Category: Archived

FDA Advises Against Hand Sanitizers Made by Eskbiochem

The Food and Drug Administration (FDA) is concerned that hand sanitizers manufactured by Eskbiochem SA de CV in Mexico may contain methanol (wood alcohol), which can be toxic when absorbed through the skin or ingested. The FDA has identified the following products manufactured by Eskbiochem:

  • All-Clean Hand Sanitizer (NDC: 74589-002-01)
  • Esk Biochem Hand Sanitizer (NDC: 74589-007-01)
  • CleanCare NoGerm Advanced Hand Sanitizer 75% Alcohol (NDC: 74589-008-04)
  • Lavar 70 Gel Hand Sanitizer (NDC: 74589-006-01)
  • The Good Gel Antibacterial Gel Hand Sanitizer (NDC: 74589-010-10)
  • CleanCare NoGerm Advanced Hand Sanitizer 80% Alcohol (NDC: 74589-005-03)
  • CleanCare NoGerm Advanced Hand Sanitizer 75% Alcohol (NDC: 74589-009-01)
  • CleanCare NoGerm Advanced Hand Sanitizer 80% Alcohol (NDC: 74589-003-01)
  • Saniderm Advanced Hand Sanitizer (NDC: 74589-001-01)

LEARN MORE

6/22 Alston & Bird Coronavirus Flash Update

Alston & Bird have released their June 22 COVID-19 update, including the latest news on emergency funding, administrative and regulatory actions, workplace and home issues, and many other topics, as well as to links to all their past updates.

Withum COVID-19 Bill Update – 6/19/2020

Updated Loan Forgiveness Application:  The SBA released two loan applications, one is an updated version and the other is a new “EZ” form. Withum has analyzed both in this article.  The EZ form allows borrowers to ignore FTE and headcount reduction calculations and fill out a truncated form if they meet one of three criteria. True to form, some of the criteria requires meaningful clarification, specifically the third one noted in the article. There are rumors that a number of new FAQs are coming out within the next week or so.  

With respect to the criteria below, it is unclear if the borrower needs to demonstrate an inability to operate at a point in time, or a period of time. Also the SBA calls out requirements and/or guidance  issued by three specific Federal organizations, and for the most part the restrictions on commerce have been imposed by States. Withum assumes more clarification is coming or borrowers will have to scour the websites of the three Federal organizations listed to see what restrictions or guidance have been provided.

“Borrower was unable to operate during the CP at the same level of business activity as before 2/15/20 due to compliance with requirements established or guidance issued between 3/1/20 and 12/31/20 by HHS, CDC or OSHA, relating related to the maintenance of standards of sanitation, social distancing, or any other work or customer safety requirement related to COVID-19.”

New Bill in Congress Relating to the PPP:  It’s a new week, so there is of course a new Bill in the works. This one is called the Prioritized Paycheck Protection Program (P4) Act. This Bill is designed to allow small companies (less than 100 employees) to obtain a second PPP loan if they exhausted their current PPP loan and have suffered a 50%+ reduction in business as a result of COVID. This Bill was just introduced and we will see if it picks up steam in the coming weeks.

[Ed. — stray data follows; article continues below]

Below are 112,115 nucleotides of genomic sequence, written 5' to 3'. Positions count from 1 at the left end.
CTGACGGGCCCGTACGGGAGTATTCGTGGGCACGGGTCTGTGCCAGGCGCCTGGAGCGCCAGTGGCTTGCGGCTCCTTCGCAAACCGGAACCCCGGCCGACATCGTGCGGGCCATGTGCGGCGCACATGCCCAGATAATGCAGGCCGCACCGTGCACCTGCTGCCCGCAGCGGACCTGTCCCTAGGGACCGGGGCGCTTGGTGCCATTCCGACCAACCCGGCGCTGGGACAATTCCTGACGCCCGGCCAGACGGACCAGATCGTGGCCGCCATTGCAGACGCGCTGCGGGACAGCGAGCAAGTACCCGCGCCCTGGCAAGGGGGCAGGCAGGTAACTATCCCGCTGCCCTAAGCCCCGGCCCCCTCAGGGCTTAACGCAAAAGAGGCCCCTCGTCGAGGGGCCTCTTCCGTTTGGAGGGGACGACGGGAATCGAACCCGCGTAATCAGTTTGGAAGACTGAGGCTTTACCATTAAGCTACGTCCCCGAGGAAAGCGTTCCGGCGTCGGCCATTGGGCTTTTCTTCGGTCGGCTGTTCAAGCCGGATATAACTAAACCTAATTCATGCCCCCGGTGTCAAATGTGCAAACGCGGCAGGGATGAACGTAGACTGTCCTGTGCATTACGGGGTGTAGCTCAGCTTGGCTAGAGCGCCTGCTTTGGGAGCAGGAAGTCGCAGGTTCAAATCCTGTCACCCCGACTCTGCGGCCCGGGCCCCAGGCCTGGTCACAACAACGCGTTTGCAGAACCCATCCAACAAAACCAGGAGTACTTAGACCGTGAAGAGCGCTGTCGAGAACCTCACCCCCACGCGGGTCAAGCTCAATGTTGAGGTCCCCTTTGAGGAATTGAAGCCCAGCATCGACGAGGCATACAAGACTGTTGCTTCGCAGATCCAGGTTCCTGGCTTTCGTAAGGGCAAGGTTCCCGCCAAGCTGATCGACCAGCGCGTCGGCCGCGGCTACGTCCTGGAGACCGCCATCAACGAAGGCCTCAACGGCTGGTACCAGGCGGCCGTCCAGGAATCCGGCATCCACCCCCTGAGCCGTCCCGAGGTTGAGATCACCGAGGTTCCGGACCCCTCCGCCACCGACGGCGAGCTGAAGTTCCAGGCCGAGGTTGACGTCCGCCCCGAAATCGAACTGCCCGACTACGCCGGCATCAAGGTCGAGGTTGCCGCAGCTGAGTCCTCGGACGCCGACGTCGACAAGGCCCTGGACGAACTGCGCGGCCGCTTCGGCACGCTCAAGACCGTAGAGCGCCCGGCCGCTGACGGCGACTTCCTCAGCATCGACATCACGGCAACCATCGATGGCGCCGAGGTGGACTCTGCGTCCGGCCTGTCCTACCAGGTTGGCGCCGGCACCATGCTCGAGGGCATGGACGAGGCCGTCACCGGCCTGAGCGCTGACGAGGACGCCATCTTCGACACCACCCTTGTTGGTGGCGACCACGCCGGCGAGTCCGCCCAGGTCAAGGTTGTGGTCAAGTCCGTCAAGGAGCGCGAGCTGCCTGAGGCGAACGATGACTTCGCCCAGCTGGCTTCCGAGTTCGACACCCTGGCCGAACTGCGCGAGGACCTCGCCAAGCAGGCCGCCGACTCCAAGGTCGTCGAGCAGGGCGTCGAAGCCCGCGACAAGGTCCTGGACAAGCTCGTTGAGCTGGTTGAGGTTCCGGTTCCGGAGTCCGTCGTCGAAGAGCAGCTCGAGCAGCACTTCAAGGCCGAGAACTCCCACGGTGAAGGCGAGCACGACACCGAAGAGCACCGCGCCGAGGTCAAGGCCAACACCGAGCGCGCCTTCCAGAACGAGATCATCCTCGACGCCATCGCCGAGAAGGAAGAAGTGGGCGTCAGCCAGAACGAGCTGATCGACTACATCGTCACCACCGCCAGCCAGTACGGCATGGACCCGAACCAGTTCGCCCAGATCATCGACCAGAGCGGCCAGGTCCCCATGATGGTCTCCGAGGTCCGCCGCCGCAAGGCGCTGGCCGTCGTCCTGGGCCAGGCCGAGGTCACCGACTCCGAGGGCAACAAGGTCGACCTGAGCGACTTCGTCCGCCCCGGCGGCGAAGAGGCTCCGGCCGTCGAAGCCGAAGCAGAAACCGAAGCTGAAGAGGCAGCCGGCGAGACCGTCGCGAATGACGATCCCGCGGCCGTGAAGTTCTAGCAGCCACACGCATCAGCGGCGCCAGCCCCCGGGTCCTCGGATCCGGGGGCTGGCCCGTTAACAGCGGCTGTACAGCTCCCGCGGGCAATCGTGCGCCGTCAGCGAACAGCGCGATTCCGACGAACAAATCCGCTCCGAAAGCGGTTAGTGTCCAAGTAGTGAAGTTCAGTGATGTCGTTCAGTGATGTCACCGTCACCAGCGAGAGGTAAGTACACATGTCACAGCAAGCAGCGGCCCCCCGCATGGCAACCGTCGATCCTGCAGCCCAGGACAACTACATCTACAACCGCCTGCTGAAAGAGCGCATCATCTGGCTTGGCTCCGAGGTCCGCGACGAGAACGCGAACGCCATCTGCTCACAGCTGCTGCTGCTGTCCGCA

Updated Loan Forgiveness Calculation:  The rules relating to loan forgiveness have evolved over time. Withum has updated the article on the mechanics of loan forgiveness here for those who are looking for updates and examples.

Reminder Section:  (what should I be doing):

  • Call your payroll company about claiming the payroll tax deferrals and employee retention credits that were made available in the CARES Act.
  • Talk to your payroll company about the qualified sick/family leave legislation (FFCRA, passed prior to the CAREs Act).
  • Consider speaking with your bank to discuss changes to terms of existing debt facilities. The banking system remains strong.
  • If you have already applied for the PPP, start forecasting how you intend to spend the funds and how to qualify for the highest amount of forgiveness possible.

Withum Update – SBA Releases Updated PPP Loan Forgiveness Application(s)

On June 17, 2020 the SBA issued not one, but two PPP Loan Forgiveness Applications and sets of instructions – the revised PPP Loan Forgiveness Application and instructions (PPP Application) and the PPP Loan Forgiveness Application Form EZ and instructions (PPP EZ Application).

The revised version of the original loan forgiveness application hews closely to the original that was released on May 15, 2020, but updates it to accommodate the changes to the PPP made in the PPP Flexibility Act.  Both applications (and the two sets of related instructions) clarify some points and, in true PPP form, raise additional questions. Let’s discuss the salient points and the changes, starting with the biggest news.

Introduction of the PPP Loan Forgiveness Application Form EZ

Who Can Use Form EZ?

  • Borrowers can use the form only if they are able to check one of the following three boxes:
    • Option 1: Borrower is a self-employed individual, independent contractor, or sole proprietor who had no employees at the time it filed its PPP loan application and it did not include any employee salaries in the computation of its loan amount when it filed its borrower application form.
    • Option 2: Borrower meets the following two requirements:
      • Borrower did not reduce the annual salary or hourly wages of any employee by more than 25% during the covered period (“CP”) compared to the reference period (January 1, 2020 – March 31, 2020); AND
      • The borrower did not reduce the number of employees or the average paid hours of employees between January 1, 2020 and the end of the CP. (Ignore reductions that arose from an inability to rehire individuals who were employees on February 15, 2020 if the borrower was unable to hire similarly qualified employees for unfilled positions on or before December 31, 2020.) Also ignore reductions in an employee’s hours that the borrower offered to restore and the employee refused.